Even though the topic is fairly new, digital inheritance policies do exist with a couple of large online service providers. Below, we give you an overview of your options to plan ahead if you are the user of one or more of these services.
If you are a Facebook user, you can decide what should happen to your account when you pass away. Facebook gives you two options: you can either have your account deleted or you can memorialise it. If you choose the second, your loved ones have the option to post one last post on your page and to update your profile and cover pictures. Speak with the people close to you about what they would prefer as a part of your planning.
Twitter does allow for your account to be deleted after you pass away. Only an immediate family member or a person authorised to act on behalf of the estate can request the deletion. Your relative must send the following documents to Twitter: information about the deceased, an ID copy and a copy of the deceased’s death certificate. It is only possible to request a deletion of the account and not to get access to it.
LinkedIn can also delete an account of a deceased person if a person that knew the deceased sends in a predefined form providing the following information:
- The member’s name;
- The URL to their LinkedIn profile;
- Your relationship to them;
- Member’s email address;
- Date they passed away;
- Link to obituary; and
- Their most recent employer.
Google accounts such as Gmail and YouTube accounts offer a couple of possibilities for post-mortem planning:
- If you are the owner of an account, you can set up an inactive account feature. With this feature activated, Google will take action as instructed by you should your account go inactive for a longer period of time. You can instruct Google to delete your account or to share your login credentials with pre-chosen individuals close to you.
- If you choose not to set up the inactivity feature, your loved ones must contact Google to request an account deletion or transfer of your digital assets. However, no matter your relation to the deceased, Google ultimately decides whether data will be passed on or not.
If you are the owner of a Hotmail or Outlook account, you can submit a ‘Next of Kin request’. Through this request you can define your wishes for your Microsoft accounts post-mortem. It is up to you whether you want to delete the account(s) or keep them active.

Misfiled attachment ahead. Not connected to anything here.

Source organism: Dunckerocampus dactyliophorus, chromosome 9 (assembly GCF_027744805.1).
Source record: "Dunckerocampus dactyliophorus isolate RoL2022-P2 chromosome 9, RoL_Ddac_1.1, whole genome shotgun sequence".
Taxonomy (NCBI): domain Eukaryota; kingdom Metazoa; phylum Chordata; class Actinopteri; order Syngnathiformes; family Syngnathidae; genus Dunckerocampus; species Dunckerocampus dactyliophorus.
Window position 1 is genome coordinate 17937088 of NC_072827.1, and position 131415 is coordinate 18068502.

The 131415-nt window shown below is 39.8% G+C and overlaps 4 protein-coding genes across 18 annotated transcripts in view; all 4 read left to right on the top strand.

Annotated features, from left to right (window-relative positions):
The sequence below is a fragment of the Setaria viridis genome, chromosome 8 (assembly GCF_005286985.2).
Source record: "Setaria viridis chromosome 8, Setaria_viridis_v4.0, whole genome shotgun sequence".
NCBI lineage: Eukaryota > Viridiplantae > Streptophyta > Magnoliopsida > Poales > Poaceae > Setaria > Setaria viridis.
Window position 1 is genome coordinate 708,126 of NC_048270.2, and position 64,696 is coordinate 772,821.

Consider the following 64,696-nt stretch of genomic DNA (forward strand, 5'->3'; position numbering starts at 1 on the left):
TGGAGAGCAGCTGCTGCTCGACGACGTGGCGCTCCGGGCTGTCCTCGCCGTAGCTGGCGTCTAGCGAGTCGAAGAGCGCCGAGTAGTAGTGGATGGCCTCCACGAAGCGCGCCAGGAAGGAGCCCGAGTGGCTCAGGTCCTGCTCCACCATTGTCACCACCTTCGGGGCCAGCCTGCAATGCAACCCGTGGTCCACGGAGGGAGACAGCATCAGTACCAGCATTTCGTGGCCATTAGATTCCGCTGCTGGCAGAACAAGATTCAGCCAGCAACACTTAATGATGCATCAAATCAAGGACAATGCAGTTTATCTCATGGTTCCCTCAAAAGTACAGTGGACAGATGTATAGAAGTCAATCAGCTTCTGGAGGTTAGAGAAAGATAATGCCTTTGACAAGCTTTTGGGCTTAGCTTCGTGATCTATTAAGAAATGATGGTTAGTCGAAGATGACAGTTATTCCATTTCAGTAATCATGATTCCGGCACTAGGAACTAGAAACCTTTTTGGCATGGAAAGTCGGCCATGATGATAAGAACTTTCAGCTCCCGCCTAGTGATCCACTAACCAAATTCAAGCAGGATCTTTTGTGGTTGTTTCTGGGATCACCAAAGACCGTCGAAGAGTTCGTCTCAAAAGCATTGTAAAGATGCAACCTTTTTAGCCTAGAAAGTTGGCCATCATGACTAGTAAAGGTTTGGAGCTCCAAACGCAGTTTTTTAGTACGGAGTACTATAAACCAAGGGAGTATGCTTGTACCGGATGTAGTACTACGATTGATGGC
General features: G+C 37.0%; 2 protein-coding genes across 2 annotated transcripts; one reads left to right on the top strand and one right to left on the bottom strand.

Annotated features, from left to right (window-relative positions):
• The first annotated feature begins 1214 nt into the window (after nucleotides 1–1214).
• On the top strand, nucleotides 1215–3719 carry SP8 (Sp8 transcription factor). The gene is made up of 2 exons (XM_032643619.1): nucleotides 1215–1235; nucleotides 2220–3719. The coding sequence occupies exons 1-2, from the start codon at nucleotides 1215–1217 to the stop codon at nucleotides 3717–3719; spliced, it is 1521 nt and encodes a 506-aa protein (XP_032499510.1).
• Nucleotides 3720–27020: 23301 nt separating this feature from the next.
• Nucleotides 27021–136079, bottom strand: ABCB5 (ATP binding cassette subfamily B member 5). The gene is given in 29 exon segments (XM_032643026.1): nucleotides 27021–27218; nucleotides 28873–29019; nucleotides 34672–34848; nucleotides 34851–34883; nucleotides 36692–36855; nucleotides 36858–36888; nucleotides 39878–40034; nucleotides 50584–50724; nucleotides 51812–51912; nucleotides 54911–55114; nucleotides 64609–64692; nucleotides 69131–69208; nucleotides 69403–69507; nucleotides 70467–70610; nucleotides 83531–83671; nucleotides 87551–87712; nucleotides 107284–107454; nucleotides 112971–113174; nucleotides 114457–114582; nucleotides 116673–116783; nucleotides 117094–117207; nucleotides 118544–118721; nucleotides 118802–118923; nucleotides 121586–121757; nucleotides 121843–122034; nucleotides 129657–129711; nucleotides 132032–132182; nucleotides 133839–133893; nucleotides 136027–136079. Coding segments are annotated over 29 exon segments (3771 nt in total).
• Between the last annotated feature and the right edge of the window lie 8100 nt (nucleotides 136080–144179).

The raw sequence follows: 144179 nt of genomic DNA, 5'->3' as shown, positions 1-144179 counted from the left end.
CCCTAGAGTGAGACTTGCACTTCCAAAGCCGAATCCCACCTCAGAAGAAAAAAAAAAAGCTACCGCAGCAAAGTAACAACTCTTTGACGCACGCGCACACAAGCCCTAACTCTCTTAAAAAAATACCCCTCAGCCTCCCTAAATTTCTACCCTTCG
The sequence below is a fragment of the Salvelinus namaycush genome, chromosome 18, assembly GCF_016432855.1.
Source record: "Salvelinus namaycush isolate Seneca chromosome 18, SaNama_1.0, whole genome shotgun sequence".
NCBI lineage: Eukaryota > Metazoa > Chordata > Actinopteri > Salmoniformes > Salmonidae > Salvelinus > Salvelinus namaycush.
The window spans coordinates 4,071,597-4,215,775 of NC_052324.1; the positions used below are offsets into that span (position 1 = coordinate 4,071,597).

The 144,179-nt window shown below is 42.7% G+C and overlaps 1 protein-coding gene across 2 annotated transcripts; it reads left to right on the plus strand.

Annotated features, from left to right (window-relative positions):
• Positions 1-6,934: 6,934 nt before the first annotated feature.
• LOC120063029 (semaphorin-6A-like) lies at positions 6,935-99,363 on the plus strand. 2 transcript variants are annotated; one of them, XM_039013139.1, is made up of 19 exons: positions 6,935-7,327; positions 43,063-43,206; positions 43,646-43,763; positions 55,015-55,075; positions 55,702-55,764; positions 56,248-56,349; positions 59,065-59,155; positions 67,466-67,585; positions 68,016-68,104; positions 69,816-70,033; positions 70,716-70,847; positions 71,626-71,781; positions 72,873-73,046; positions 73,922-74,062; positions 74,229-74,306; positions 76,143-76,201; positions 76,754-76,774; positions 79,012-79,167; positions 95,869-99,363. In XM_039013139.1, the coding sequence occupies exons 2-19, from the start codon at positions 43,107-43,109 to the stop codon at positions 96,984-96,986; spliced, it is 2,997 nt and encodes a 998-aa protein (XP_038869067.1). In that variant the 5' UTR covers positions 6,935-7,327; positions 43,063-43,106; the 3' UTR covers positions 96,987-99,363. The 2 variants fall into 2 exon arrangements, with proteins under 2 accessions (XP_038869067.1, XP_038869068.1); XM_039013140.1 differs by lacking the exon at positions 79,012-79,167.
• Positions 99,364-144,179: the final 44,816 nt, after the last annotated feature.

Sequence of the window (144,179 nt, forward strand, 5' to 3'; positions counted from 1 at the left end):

Your close relatives or other defined relations will not be granted access to your digital assets, but if you wish, Microsoft can send them a DVD with the contents of the account. It is important to be aware that not all Microsoft products are included in this policy (OneDrive and Skype have no official policies).
Devices such as laptops or tablets
Regardless of whether you are the owner of Microsoft or Apple devices, the general rule of thumb is the same. If you want your loved ones to be able to access your desktop, laptop, tablet or smartphone should you pass away, you need to pass on your device-specific password.
Some companies will offer to reset a device to factory settings to allow you access to the digital assets of a deceased relative. However, it is by far the easiest for your loved ones to access devices with a password passed on to them by you.
A far-reaching solution
If you do not want to go through the process of setting up a separate ‘afterlife plan’ for each of your online accounts, you can gather all of your relevant digital heritance in one place and assign it to the relevant beneficiaries from here.
We are a Zurich-based company that stands behind the cloud-based storage solution SecureSafe, which enables users to plan ahead and secure digital assets for the long-term. A SecureSafe account always includes a highly secure, personal file safe and a password manager.
Furthermore, we are the inventors of data inheritance, which enables every SecureSafe account owner to define beneficiaries such as loved ones or business partners and to pass on important files or passwords to them post mortem. The transfer of data happens automatically and safely when an account owner passes away.
Find more information about data inheritance here: